Latest: Capt. Dara Fitzpatrick leaves behind 'heartbroken' family and 3-year-old son; 3 missing crew named

What we know so far:

  • Captain Dara Fitzpatrick, who was recovered critically ill this morning, later died in hospital. She is survived by her three-year-old son;
  • The three missing crew members have been named locally as Mark Duffy, Ciarán Smith and Paul Ormsby;
  • A search operation is on-going for the missing Coast Guard helicopter and crew members; Contact was lost at about 12.45am this morning;
  • The aerial search will resume at 7am tomorrow, Wednesday. Crews hope to continue the surface search through the night tonight;
  • The rescue helicopter's last known location was about six miles west of Blacksod, Co Mayo;
  • Debris was found during today's search. The black box has not yet been located;
  • The director of the Coast Guard said "hope is fading" for the missing crew members.

Latest 11pm: Naval vessels the LÉ Roisin and the LÉ Eithne are continuing the search tonight for the three missing crew members of Rescue 116 off Mayo's north coast.

Gerard O'Flynn from the Irish Coastguard says the naval service is playing a vital role in the search operation.

"The air side of it is being scaled down for obvious reasons, with reduced visability, but the surface search will continue," he said.

"The LÉ Roisin is at anchor and is continuing to search. The LÉ Eithne is also joining it, so that element of the search will continue throughout the night."

Captain Dara Fitzpatrick. Niall Carson/PA Wire

Update 6.15pm: The family of Captain Dara Fitzpatrick have confirmed she is survived by her three-year-old son, her three sisters, brother and her parents.

They told Today FM: "We are so proud of Dara's work and all she has done to save the lives of others over the years.

"We are completely heartbroken and we pray for the recovery of the other three crew."

Earlier, her sister Niamh paid tribute to her over twitter.

Update 5pm: President Michael D Higgins has paid tribute to Captain Dara Fitzpatrick and the three missing crew members of Rescue 116.

Captain Fitzpatrick was 45 and had been with the search and rescue service for more than 20 years.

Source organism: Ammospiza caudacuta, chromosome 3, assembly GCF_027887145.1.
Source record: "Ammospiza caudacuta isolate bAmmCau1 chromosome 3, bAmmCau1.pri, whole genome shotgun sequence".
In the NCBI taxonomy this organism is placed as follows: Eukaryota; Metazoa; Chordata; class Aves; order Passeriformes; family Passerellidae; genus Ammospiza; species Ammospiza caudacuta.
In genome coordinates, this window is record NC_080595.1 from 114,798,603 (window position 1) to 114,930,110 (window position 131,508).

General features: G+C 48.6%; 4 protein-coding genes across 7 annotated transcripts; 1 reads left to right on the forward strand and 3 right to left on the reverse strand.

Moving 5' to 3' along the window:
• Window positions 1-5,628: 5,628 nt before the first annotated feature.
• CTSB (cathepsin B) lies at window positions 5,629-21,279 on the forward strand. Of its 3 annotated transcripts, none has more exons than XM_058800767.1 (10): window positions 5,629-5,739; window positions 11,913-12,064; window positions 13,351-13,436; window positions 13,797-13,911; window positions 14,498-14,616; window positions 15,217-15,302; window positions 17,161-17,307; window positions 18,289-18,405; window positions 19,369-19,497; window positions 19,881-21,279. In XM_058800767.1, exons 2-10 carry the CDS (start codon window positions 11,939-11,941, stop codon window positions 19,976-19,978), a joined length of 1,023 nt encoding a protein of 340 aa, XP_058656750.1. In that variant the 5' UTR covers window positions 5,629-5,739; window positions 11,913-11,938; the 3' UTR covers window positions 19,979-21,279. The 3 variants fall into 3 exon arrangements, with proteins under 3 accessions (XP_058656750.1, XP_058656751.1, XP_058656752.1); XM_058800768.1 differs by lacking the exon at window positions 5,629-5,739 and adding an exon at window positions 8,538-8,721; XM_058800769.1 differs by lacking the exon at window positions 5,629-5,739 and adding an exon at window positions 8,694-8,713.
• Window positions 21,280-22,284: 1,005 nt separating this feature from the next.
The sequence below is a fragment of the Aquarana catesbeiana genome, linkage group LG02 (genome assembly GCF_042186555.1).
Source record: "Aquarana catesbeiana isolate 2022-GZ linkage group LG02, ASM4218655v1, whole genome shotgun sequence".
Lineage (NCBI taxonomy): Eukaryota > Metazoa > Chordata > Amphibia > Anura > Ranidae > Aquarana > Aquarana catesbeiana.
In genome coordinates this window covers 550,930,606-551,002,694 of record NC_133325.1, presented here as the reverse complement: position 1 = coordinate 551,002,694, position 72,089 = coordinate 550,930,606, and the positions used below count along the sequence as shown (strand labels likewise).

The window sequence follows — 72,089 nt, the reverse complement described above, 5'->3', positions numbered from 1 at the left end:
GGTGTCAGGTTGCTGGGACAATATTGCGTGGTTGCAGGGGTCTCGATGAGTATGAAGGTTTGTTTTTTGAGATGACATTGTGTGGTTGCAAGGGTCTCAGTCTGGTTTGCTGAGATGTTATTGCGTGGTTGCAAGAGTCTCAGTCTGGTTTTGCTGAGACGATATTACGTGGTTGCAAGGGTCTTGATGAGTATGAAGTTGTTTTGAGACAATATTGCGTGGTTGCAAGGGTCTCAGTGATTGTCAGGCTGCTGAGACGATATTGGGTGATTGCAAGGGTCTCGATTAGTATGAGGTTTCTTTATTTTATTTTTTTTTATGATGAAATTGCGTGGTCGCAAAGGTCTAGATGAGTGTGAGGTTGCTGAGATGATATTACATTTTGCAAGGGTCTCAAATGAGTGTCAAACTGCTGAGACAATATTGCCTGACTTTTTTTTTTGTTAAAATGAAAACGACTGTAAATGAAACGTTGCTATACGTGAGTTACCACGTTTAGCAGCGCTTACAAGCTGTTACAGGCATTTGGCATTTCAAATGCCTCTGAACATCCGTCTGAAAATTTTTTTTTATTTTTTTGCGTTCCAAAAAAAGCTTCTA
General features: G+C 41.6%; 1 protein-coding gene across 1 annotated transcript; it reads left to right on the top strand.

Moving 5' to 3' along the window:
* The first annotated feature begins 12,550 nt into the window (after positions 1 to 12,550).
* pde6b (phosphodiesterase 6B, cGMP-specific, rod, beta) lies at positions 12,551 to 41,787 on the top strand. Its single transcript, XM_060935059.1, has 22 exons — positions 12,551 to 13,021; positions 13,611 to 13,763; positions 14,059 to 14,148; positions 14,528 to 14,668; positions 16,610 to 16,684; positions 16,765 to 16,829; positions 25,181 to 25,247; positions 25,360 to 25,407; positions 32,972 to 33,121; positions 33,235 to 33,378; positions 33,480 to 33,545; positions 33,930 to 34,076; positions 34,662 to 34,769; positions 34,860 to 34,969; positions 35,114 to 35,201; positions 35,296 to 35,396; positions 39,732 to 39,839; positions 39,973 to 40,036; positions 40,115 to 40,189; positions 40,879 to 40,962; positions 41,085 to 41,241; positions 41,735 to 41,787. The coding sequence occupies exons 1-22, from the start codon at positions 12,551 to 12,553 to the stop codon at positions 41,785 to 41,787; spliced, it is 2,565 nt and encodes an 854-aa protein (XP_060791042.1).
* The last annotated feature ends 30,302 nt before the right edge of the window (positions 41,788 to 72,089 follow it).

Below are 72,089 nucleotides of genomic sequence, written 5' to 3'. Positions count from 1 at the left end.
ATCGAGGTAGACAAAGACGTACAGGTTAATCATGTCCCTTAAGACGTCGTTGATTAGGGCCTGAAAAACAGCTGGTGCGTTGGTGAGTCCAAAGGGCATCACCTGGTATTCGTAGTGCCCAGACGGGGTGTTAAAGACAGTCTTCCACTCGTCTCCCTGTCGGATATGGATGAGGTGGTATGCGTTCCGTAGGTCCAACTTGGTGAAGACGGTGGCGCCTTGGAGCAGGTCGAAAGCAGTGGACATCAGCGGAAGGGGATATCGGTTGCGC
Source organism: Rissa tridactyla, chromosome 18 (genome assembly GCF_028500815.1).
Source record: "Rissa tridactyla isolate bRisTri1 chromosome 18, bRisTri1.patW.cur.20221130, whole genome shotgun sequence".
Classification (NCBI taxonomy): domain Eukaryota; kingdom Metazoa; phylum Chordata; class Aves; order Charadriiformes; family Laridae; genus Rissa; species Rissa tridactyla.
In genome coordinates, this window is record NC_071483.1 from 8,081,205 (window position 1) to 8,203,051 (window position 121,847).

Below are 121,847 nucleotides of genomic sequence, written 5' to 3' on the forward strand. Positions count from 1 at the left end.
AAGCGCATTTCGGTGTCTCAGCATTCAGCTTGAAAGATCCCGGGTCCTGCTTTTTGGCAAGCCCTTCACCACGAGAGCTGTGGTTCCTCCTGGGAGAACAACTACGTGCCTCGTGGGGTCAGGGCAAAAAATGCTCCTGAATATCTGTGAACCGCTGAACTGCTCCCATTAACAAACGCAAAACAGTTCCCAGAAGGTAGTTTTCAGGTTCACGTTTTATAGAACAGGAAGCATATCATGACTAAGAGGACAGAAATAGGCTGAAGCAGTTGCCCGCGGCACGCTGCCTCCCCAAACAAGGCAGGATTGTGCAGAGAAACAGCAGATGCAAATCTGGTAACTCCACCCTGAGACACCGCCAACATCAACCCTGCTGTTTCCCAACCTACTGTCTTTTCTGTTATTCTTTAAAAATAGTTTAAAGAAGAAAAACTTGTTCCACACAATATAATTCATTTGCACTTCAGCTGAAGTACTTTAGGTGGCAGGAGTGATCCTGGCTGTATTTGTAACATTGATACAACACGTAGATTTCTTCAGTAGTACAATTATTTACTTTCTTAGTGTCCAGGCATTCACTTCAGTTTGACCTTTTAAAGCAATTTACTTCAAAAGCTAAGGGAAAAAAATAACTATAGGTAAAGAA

Hopes are fading for the survival of the other three crew members, who have yet to be found, acting head of Coast Guard Eugene Clonan said.

The aircraft lost contact at around 12.45am on Tuesday just before it was about to land to refuel, giving no indication of anything wrong.

"Today marks a dark day in the history of the Coast Guard / Garda Cósta na hÉireann, with a member of this important service losing her life while providing assistance to others," President Higgins said.

"On behalf of the people of Ireland, may I pay tribute to Captain Dara Fitzpatrick who died today...My thoughts are with her family at this difficult moment and also with the families of the missing crew."

Capt Fitzpatrick was one of two female Coast Guard pilots who made Irish aviation history three years ago by flying the first all-woman mission for the service.

The pair flew a cardiac patient from west Co Cork to Cork University Hospital before transferring a critically-ill five-year-old child from the hospital to Temple Street Children's Hospital in Dublin.

Dara Fitzpatrick talks about the demands of her role as captain, and her passion for the job, in this video originally recorded to promote a balanced attitude to alcohol.

Update: 4.40pm: Taoiseach Enda Kenny has offered his "deepest sympathy" to the families of Irish coast guard workers involved in the tragic circumstances off the coast of Mayo on Monday night, writes Fiachra Ó Cionnaith, Political Correspondent in Washington DC

Speaking in Washington DC where he is currently on a week-long St Patrick's Day trade mission to the US, Mr Kenny said the tragedy happened to "exceptionally professional" personnel and that the investigation must "uncover" what went wrong.

Irish Taoiseach Enda Kenny speaking to journalists at his hotel in Washington. Photo: Niall Carson/PA Wire

He said the confirmed death of captain Dara Fitzpatrick was tragic, and stressed the "search and rescue" operation for the remaining three coast guard workers is continuing.

"On behalf of Government I want to issue our deepest sympathy in respect of the family of captain Dara Fitzpatrick, and the search continues arising from this particular tragedy.

"I know this area well, off the coast of black sod, and obviously the rescue agencies are now co-ordinating the search in the locality, assisted by the Ballyglass lifeboat, the Achill lifeboat and local fishermen."

"On behalf of Government again, we pay our respects on the family of Dara Fitzpatrick and the search continues for other crew members.

"Clearly the analysis and investigation into this will want to uncover what exactly happened in respect of the lack of communications, loss of contact with rescue helicopter 116," he said.

Mr Kenny was speaking shortly after the coast guard confirmed that captain Dara Fitzpatrick had died despite the best efforts of medics at Mayo General Hospital.

She was transferred to the facility after being found in a critical condition due to the accident on Monday night.

Captain Dara Fitzpatrick

Recovering the black box

Safety checks were carried out on the disappeared Sikorsky S92 helicopter and four others in January after its maker issued an alert.

No issues were found with any of the Irish Coast Guard helicopters when precautionary inspections were ordered after an incident involving the same make and model on a North Sea platform late last year.

It was landing on the West Franklin rig on December 28 when it left significant gouge marks on the deck.

Gerard O'Flynn, operations manager with the Irish Coast Guard, said in January that the inspections of the tail rotor had not raised any issues.